“Nelson Mandela once said, ‘If you talk to a man in a language he understands, that goes to his head. If you talk to him in his language, that goes to his heart.’ He was so right. When you make the effort to speak someone else’s language, even if it’s just basic phrases here and there, you are saying to them, ‘I understand that you have a culture and identity that exists beyond me. I see you as a human being”
— Trevor Noah (Born a Crime: Stories From a South African Childhood)

Finally, I want to discuss Noah’s perspective on religion. South Africa was ripe with religious imagery, whether it was Catholicism/Christianity or the beliefs that African tribes had in which they venerated their ancestors, South Africa’s societal backbone was religion. Noah goes onto explain that in South Africa, Christianity had become a mix of the roman belief with the ancestral respect the African tribes possessed, this was something I recognised from my visits in Mexico, where many Christian churches celebrated both the father of Jesus, its saints and their ancestors. The parallels that Noah draws between the idea of a savage, a primitive and someone who is logical in their belief is quite fascinating. He points out that many frown upon this combination, and that externally their beliefs might be seen as odd, but beliefs are personal and that is the beauty of it.

“If you’re Native American and you pray to the wolves, you’re a savage. If you’re African and you pray to your ancestors, you’re a primitive. But when white people pray to a guy who turns water into wine, well, that’s just common sense.”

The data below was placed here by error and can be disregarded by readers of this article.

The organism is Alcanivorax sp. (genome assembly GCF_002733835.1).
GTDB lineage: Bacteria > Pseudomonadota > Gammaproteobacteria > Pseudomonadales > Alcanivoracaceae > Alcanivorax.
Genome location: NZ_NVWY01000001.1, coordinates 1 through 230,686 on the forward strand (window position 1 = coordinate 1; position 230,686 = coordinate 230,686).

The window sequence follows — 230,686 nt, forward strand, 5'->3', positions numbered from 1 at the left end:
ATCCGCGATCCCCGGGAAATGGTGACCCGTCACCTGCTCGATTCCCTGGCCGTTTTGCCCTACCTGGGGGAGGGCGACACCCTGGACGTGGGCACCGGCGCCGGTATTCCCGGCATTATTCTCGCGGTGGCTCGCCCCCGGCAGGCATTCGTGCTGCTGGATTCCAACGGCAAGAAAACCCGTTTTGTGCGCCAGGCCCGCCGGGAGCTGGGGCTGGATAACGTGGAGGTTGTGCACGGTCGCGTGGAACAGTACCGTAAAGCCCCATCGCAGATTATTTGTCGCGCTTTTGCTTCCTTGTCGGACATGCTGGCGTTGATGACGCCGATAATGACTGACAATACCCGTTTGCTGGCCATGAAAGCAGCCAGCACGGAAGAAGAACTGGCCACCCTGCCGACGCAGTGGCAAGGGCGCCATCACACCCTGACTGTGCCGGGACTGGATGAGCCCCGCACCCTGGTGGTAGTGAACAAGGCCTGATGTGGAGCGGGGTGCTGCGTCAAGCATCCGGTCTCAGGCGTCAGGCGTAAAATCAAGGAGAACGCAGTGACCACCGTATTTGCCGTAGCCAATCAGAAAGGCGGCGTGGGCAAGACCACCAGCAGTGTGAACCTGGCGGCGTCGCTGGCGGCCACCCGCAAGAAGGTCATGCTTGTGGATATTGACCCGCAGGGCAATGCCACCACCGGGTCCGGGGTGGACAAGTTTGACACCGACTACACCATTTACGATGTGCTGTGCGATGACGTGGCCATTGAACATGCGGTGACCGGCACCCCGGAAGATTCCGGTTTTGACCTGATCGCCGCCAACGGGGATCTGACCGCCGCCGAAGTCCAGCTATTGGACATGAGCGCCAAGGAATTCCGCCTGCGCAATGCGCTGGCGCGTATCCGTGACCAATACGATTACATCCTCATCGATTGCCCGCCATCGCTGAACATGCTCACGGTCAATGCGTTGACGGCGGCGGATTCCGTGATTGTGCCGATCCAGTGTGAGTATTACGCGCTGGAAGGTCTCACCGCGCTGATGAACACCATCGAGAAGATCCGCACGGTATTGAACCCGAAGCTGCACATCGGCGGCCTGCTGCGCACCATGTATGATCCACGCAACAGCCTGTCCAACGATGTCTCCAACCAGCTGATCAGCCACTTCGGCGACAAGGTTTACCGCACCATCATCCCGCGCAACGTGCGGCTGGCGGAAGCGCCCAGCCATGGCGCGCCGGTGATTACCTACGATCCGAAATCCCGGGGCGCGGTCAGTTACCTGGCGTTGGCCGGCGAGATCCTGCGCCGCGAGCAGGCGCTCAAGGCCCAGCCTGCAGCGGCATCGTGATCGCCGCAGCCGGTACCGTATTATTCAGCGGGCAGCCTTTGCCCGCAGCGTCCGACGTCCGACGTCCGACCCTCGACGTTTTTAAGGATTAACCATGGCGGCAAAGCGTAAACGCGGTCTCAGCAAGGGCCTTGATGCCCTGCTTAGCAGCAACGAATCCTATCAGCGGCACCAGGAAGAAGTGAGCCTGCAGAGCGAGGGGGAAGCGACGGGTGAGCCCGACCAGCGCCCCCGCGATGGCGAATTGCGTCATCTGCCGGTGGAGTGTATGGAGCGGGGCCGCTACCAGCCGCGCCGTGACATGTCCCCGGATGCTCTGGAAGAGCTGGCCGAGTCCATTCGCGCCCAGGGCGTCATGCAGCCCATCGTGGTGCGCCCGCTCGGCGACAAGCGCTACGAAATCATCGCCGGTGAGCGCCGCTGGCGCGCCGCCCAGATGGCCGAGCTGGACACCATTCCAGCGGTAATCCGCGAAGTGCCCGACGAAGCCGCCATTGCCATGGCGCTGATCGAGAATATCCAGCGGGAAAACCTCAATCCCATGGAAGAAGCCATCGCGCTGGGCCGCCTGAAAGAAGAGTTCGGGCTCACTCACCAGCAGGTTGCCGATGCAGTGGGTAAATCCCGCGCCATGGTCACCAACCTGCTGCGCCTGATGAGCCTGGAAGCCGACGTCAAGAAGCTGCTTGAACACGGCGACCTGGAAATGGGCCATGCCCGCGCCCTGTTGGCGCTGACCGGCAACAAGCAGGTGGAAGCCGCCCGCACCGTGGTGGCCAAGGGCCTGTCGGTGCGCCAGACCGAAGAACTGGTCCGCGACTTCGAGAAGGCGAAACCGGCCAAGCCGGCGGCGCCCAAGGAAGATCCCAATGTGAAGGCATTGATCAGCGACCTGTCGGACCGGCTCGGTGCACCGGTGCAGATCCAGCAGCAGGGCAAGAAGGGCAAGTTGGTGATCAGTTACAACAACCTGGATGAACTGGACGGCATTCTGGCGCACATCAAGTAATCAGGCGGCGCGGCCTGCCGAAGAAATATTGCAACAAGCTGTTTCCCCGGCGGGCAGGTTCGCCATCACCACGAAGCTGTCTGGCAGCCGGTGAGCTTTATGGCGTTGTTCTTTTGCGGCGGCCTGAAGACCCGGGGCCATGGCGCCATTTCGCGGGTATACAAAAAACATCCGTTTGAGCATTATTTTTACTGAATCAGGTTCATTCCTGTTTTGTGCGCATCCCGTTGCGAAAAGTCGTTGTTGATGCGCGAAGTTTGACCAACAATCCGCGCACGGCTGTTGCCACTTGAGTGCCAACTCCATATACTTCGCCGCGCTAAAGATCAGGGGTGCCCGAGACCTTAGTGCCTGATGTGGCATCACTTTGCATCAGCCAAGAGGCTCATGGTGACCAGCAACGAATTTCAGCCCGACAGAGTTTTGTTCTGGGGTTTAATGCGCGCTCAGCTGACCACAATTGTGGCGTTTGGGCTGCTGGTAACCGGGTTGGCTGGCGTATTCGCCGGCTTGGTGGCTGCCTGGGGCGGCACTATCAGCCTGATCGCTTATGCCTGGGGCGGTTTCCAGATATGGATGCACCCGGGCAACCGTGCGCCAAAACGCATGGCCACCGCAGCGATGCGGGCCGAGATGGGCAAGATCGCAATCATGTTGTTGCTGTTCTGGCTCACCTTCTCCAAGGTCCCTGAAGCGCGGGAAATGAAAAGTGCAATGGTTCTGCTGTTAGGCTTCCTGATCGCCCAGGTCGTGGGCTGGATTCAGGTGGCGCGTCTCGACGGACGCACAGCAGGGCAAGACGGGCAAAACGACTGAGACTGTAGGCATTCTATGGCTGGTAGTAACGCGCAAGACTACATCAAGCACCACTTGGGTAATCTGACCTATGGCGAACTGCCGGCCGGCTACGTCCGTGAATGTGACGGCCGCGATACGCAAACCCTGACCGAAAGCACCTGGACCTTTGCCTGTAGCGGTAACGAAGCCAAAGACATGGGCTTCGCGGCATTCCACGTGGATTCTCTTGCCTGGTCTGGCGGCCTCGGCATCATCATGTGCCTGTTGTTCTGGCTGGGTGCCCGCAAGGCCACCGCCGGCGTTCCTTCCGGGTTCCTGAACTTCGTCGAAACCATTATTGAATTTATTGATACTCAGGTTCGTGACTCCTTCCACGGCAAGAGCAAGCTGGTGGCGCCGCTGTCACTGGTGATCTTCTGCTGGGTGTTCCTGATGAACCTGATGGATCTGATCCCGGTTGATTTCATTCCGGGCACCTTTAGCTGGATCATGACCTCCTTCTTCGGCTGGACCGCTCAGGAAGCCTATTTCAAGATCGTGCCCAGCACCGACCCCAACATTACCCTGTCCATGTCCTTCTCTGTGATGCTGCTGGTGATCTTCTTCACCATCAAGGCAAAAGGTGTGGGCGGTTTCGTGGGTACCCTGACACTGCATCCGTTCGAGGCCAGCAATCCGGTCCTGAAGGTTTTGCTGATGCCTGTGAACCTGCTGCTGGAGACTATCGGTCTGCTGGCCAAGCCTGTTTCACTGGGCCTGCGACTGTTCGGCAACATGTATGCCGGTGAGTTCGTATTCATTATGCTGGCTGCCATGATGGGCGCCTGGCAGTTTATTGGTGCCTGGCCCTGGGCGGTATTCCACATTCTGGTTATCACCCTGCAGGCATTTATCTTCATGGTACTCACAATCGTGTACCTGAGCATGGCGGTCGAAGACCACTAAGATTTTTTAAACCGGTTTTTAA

— Trevor Noah (Born a Crime: Stories From a South African Childhood)

There were so many more thoughts that this book provoked, but I couldn’t possibly place them all here. This is something I highly recommend reading. I have always thought of myself as someone who truly accepts and loves the whole world and all their cultures, and I continue to believe that of myself, but I also know that I was naive, like so many others. Even though I know these things happened, perhaps I was blindly pretending that the tragedy, the truth behind them was not as bad as I knew it to be.

A final thought, in the midst of this beautiful book, it has been very smartly crafted. Noah is careful of the words he uses to put across his message, his truth. He doesn’t intend to offend anyone who has been blinded, or hoodwinked for so long, but to open your minds to other truths. After all, truths are entirely subjective, but we are all capable of seeing other’s realities too.

 

This non-fiction masterpiece can be found on Amazon, Waterstones and other stores I am sure. I listened to it on Audible, expertly narrated by Noah himself!